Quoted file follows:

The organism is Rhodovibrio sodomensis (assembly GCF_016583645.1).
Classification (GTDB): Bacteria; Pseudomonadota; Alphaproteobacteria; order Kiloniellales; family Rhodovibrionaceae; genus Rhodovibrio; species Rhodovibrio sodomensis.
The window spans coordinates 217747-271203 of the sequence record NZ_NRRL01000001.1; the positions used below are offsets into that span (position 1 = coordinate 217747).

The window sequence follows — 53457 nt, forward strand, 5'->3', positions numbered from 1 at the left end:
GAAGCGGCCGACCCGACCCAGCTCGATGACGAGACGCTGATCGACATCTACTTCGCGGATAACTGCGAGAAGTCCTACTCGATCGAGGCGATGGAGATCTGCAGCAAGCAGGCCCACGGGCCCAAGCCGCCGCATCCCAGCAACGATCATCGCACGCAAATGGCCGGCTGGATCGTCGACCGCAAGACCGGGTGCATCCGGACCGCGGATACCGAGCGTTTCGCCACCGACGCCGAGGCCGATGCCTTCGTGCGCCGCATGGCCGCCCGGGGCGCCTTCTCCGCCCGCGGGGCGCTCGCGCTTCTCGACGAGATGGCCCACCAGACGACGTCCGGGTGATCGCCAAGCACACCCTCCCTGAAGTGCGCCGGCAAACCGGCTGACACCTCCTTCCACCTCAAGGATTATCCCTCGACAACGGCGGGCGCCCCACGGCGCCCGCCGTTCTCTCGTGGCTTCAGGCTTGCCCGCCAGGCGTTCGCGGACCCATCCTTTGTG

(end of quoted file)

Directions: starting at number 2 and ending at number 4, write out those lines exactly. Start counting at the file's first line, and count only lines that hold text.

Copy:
Classification (GTDB): Bacteria; Pseudomonadota; Alphaproteobacteria; order Kiloniellales; family Rhodovibrionaceae; genus Rhodovibrio; species Rhodovibrio sodomensis.
The window spans coordinates 217747-271203 of the sequence record NZ_NRRL01000001.1; the positions used below are offsets into that span (position 1 = coordinate 217747).

The window sequence follows — 53457 nt, forward strand, 5'->3', positions numbered from 1 at the left end: